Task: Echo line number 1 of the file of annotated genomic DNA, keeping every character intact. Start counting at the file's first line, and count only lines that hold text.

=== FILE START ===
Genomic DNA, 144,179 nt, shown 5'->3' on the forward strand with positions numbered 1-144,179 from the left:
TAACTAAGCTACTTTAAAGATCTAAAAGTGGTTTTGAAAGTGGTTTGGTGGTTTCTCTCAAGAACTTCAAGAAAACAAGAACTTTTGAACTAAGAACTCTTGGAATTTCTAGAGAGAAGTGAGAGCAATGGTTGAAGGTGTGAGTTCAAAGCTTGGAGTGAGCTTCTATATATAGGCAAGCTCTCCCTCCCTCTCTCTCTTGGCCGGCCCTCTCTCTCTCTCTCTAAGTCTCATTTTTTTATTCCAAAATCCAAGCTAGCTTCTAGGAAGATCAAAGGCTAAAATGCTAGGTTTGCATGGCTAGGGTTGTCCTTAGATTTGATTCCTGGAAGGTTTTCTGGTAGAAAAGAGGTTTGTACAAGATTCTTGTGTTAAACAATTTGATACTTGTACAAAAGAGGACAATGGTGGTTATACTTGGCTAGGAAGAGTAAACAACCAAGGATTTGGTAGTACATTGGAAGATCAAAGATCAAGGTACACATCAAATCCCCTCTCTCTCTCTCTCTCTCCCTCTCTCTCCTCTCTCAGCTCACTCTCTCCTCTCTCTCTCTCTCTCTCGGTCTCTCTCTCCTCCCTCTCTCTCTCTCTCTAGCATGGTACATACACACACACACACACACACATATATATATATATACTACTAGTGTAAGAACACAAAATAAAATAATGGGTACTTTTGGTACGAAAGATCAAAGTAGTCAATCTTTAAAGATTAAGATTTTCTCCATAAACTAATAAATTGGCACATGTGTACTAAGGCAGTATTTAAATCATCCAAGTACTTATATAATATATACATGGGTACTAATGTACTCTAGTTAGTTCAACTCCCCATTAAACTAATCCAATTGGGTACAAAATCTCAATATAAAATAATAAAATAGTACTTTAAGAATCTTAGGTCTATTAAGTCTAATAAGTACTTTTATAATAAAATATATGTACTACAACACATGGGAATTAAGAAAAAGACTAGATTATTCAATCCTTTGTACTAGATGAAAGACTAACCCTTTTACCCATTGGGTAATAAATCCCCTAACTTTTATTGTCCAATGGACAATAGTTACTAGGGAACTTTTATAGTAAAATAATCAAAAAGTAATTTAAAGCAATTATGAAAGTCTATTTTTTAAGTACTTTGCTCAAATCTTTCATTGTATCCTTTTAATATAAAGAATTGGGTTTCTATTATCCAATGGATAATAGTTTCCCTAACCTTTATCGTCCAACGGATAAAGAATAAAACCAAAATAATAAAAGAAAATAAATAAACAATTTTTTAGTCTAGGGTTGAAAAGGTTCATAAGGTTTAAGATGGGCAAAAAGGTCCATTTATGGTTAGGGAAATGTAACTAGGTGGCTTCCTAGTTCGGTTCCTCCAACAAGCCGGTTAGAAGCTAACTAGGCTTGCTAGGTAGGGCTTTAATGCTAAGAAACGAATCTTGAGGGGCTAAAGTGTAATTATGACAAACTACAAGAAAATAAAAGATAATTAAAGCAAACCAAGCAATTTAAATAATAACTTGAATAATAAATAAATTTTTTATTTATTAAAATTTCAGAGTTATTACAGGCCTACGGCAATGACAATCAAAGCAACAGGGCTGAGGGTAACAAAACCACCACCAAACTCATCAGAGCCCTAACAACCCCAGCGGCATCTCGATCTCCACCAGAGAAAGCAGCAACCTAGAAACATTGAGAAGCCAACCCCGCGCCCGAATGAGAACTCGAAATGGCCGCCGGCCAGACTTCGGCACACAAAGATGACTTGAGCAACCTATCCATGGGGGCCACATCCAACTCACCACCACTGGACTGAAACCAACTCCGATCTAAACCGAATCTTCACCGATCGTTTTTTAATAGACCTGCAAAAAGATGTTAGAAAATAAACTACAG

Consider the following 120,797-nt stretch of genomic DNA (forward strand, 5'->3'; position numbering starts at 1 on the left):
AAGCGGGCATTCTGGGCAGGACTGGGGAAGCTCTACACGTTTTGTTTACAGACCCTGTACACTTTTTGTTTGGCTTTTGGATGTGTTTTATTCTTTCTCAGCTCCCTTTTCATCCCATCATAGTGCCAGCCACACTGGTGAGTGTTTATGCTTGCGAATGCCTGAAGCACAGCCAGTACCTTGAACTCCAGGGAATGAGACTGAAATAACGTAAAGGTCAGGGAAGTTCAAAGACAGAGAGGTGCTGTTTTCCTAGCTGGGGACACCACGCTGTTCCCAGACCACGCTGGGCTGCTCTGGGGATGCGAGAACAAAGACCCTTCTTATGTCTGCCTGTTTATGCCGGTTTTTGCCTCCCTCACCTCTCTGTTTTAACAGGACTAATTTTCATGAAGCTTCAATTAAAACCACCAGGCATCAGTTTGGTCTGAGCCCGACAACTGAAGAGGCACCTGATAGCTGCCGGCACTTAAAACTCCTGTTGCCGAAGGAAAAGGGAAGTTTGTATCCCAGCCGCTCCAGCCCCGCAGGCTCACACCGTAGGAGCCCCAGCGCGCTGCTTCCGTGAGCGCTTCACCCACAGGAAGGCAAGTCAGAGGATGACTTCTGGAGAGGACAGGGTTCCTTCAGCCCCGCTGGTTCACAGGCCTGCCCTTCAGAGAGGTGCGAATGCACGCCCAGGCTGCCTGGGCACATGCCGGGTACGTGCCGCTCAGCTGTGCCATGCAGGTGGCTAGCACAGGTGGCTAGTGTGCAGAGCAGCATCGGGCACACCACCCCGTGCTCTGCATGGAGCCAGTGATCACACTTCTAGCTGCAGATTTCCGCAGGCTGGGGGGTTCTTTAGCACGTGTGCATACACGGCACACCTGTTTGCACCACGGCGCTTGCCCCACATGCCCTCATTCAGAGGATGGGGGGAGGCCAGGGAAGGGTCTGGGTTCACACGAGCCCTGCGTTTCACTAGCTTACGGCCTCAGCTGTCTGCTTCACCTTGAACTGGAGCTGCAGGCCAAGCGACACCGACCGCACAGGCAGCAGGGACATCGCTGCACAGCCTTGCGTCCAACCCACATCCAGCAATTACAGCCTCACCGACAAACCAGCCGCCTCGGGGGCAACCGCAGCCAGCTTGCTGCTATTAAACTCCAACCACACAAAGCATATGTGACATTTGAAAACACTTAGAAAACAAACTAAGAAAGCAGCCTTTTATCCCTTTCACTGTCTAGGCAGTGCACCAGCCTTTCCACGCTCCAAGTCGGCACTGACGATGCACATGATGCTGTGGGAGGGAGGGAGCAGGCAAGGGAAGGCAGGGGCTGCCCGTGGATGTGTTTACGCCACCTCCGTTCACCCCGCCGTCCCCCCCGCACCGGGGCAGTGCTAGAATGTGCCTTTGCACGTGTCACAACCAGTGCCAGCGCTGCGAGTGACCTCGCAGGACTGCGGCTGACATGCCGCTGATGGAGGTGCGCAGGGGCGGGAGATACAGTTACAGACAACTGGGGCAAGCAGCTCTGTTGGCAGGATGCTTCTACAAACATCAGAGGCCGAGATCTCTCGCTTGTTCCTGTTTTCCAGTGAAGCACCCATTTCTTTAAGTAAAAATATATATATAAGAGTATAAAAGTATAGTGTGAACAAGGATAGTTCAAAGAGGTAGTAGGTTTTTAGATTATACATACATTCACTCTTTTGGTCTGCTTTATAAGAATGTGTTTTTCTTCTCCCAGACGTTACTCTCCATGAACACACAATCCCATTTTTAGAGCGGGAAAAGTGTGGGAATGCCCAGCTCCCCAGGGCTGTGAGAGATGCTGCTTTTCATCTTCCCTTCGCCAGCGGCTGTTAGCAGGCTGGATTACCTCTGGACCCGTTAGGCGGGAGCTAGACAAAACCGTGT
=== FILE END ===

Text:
Genomic DNA, 144,179 nt, shown 5'->3' on the forward strand with positions numbered 1-144,179 from the left: